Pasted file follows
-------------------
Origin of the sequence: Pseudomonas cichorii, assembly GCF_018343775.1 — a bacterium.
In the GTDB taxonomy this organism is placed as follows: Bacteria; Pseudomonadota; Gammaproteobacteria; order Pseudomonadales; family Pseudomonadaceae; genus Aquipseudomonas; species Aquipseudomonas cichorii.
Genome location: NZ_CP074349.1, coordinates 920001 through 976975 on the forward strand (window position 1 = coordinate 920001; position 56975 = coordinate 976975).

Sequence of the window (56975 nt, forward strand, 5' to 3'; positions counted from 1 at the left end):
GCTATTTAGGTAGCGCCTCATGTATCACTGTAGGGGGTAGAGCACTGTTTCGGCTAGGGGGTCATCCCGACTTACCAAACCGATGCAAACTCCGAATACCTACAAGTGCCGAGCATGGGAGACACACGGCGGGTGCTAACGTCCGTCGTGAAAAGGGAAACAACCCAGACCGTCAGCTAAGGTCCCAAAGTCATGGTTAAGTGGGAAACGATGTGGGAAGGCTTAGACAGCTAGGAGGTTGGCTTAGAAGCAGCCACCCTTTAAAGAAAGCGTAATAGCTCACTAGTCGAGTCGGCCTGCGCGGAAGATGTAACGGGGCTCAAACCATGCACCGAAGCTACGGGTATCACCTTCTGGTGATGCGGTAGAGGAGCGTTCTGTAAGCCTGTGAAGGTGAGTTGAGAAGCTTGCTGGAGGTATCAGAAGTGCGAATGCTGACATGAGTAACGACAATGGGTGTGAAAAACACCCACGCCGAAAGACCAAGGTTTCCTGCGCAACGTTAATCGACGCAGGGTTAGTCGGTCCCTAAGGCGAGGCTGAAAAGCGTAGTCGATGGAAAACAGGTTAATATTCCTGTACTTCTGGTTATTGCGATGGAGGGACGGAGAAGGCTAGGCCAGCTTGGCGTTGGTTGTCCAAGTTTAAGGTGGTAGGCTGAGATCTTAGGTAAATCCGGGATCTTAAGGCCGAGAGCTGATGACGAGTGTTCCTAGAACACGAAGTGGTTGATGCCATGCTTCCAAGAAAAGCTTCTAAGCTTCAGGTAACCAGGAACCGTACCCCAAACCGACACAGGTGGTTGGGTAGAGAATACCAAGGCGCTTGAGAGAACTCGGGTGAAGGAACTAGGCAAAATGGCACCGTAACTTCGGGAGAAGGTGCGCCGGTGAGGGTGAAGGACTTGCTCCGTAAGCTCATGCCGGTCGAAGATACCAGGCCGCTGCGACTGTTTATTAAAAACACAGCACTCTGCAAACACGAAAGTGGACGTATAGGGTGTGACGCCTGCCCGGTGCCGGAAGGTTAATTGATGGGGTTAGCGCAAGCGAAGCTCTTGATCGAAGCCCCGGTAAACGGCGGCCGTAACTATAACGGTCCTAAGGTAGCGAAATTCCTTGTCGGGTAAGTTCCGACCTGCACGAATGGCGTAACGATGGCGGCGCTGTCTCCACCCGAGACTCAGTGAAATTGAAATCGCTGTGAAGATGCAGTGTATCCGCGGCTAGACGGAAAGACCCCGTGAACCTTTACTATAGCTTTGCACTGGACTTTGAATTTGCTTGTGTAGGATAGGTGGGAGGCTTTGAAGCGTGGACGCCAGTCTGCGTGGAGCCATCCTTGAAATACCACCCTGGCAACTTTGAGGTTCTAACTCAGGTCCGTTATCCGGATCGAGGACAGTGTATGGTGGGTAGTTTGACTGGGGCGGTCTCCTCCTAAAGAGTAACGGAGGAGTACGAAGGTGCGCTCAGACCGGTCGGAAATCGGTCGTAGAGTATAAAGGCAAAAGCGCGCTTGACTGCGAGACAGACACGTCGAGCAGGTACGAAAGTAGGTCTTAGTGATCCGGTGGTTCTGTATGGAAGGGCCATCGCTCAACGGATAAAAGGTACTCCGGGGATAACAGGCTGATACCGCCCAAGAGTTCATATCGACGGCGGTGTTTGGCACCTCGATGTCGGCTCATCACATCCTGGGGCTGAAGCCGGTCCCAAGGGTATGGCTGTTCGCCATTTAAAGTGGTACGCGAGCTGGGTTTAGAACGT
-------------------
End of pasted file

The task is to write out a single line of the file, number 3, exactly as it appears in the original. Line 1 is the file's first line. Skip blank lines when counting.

Genome location: NZ_CP074349.1, coordinates 920001 through 976975 on the forward strand (window position 1 = coordinate 920001; position 56975 = coordinate 976975).